Chris Kreider of the Rangers crashes into Carey Price of...

Chris Kreider of the Rangers crashes into Carey Price of the Canadiens in Game 1 of the Eastern Conference finals in Montreal on Saturday, May 17, 2014. Credit: Getty Images / Bruce Bennett

GREENBURGH, N.Y. — It’s been three years, but Chris Kreider remains Public Enemy No. 1 in Montreal. His slide that upended goaltender Carey Price in Game 1 of the 2014 Eastern Conference finals and knocked Price out of the series with a lower-body injury has not been forgotten.

The Rangers left wing, who was slashed by Alexei Emelin during the second-period breakaway in which Price was injured, called the collision accidental. Canadiens fans ripped him for a cheap shot and Brandon Prust scoffed: “Accidentally on purpose.” Canadiens coach Michel Therrien said Kreider didn’t “make much effort to avoid the contact.”

On Monday, Kreider said the incident was “a long time ago” and that he is focused on the upcoming first-round series, which starts Wednesday night at Bell Centre. He insisted that he hasn’t changed and won’t change his hard-nosed style.

“For me to be effective, I need to get to the crease. That’s where I’m going to score goals,” said Kreider, who had a career-high 28 goals and 53 points this season. “I’m not scoring from distance, so I need to be a big body and get to the top of the paint and try to bang stuff home. I’m lucky to play with some very good players [center Derek Stepan and right wing Mats Zuccarello] who really want the puck along the perimeter and are able to get it to the net. So I’ve got a real easy job — well, I’ve got a simple job, it’s not always the easiest thing to do — just get there, try to tip pucks or jam pucks home.”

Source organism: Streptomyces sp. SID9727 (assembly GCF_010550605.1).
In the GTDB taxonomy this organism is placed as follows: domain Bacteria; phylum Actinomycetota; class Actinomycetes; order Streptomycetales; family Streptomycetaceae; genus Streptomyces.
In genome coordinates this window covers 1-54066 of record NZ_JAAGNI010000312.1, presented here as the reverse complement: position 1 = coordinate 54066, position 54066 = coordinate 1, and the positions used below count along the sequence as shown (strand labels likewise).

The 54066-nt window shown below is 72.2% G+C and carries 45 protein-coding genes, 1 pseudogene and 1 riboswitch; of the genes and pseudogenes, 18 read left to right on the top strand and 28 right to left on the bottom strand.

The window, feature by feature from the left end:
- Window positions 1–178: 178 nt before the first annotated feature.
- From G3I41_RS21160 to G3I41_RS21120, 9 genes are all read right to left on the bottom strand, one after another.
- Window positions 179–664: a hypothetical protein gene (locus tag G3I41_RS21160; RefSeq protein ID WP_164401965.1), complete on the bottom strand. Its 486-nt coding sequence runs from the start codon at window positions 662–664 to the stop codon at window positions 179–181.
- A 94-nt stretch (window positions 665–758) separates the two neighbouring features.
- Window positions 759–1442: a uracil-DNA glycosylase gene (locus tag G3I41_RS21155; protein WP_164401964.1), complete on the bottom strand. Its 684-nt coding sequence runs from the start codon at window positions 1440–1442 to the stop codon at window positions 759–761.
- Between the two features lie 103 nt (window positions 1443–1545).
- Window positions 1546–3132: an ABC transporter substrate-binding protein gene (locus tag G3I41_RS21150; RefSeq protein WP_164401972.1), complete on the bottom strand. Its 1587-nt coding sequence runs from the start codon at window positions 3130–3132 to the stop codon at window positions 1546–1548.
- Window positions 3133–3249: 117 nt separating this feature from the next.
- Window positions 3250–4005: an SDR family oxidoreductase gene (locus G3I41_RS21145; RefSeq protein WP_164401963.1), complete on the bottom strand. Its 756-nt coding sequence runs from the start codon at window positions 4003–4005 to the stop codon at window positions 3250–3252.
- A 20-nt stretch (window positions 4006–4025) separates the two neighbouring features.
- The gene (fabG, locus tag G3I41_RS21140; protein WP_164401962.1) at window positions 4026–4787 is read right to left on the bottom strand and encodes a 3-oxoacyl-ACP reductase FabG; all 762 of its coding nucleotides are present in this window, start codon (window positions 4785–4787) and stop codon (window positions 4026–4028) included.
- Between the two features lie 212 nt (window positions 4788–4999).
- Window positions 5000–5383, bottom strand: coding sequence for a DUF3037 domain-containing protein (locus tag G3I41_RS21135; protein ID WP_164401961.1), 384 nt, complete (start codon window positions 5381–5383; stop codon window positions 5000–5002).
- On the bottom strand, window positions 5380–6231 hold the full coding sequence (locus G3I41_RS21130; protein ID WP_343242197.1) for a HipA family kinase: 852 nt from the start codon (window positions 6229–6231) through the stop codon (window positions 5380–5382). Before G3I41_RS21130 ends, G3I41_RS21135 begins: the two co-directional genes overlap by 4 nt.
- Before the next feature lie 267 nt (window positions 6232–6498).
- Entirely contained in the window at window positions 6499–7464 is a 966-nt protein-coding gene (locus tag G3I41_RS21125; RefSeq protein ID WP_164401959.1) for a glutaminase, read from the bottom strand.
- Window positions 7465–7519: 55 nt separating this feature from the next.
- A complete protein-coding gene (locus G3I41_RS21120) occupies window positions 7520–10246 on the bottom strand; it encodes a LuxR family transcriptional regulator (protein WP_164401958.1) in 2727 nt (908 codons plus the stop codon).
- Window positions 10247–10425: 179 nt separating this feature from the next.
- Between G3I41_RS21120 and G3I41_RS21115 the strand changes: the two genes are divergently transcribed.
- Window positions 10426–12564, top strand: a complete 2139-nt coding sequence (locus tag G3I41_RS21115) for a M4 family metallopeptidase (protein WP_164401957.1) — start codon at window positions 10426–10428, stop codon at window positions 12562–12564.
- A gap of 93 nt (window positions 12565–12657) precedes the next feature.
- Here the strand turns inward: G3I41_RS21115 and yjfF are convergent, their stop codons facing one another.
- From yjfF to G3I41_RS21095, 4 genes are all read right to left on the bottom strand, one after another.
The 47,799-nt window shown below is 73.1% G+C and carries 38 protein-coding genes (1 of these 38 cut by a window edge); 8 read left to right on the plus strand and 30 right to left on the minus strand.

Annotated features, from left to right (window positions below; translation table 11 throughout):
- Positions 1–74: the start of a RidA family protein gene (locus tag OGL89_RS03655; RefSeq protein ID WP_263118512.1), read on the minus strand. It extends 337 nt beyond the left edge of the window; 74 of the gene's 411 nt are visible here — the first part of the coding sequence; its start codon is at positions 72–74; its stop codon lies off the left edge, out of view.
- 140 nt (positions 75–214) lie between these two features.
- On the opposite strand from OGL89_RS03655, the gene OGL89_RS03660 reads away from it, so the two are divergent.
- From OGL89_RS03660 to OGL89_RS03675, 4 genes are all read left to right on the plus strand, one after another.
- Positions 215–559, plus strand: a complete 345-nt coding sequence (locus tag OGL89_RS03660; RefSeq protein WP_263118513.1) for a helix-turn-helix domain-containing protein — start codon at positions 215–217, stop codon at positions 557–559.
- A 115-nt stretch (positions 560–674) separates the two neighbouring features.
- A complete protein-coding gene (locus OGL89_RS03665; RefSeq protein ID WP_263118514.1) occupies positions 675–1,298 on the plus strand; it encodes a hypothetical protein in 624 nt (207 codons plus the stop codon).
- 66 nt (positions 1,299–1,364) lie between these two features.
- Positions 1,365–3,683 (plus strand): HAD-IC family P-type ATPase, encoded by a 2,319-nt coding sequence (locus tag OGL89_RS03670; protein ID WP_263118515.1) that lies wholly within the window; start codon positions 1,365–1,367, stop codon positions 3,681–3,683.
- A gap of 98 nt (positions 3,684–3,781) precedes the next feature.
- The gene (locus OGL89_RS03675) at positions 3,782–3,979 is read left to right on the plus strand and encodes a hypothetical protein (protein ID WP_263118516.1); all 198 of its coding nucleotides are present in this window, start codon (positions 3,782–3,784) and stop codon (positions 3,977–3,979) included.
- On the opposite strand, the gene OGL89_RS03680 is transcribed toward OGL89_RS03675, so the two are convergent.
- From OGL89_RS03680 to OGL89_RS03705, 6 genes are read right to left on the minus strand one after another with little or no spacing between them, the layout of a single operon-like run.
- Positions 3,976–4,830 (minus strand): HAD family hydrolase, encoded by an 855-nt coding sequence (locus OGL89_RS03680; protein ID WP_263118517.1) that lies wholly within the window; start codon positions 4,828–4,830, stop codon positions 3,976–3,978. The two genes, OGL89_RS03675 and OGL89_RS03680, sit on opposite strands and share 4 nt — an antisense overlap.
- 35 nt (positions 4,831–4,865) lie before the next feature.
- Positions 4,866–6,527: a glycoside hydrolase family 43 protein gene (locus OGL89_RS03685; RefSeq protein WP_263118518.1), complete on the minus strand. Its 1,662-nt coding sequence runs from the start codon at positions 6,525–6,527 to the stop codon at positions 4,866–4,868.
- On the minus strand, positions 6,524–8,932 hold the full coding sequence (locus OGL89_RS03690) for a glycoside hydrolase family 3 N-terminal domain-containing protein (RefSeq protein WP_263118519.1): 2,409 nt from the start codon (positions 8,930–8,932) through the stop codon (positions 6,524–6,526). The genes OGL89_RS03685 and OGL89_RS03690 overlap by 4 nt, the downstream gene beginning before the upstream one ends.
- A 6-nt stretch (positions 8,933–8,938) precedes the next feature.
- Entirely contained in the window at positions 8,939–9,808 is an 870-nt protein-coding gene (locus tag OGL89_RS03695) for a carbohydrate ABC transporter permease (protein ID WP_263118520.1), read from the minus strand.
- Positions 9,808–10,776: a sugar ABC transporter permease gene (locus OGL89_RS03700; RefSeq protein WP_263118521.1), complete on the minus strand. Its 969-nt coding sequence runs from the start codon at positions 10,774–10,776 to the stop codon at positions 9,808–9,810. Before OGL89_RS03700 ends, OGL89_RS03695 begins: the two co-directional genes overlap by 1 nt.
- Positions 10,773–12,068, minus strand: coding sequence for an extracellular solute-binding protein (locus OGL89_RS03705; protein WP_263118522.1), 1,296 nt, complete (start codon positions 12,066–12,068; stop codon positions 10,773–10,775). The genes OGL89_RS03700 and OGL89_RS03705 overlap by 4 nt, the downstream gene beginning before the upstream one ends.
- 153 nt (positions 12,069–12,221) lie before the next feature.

Truth be told, the 6-3 Kreider also has blazing speed, but his net-front presence can trigger penalties, presumably not by reputation alone. He was whistled for four goaltender-interference minors this season, the most in the NHL.

Naturally, Kreider, who parachuted into the playoffs straight out of Boston College in 2012 and scored five goals in 18 games, expects a black-and-blue battle. “It’s the playoffs,’’ he said. “I think everyone’s going to try to lift their physical play a little bit. I think everyone’s going to try to finish their checks clean and hard and try to take a chunk.

“It’s a long series, so you want to try to wear down your opponent. There’s not a lot of space out there, especially at this time of year.”

After 65 postseason games in which he has picked up 33 points, Kreider said the experience has been valuable. “I know how the game’s going to be played,” he said. “My first year, I had no NHL experience and was really surprised. You’re taken aback the first few shifts. I think experience is important, but at the same time, if you’ve got young guys who are excited, they can be a weapon, too.”

Notes & quotes: Rangers coach Alain Vigneault, who said “it’s safe to say going in that Montreal will be considered favorites,” always has had a very good relationship with current Canadiens coach Claude Julien. They were teammates for Salt Lake of the Central Hockey League for two seasons in the early 1980s. Julien also was the Bruins’ coach when Boston beat Vigneault’s Canucks in the 2011 Stanley Cup Final. “Obviously, losing Game 7 put a little damper in our relationship for a little bit of time. That’s over,” Vigneault said. “But at the end of the day, I feel he owes me one.”

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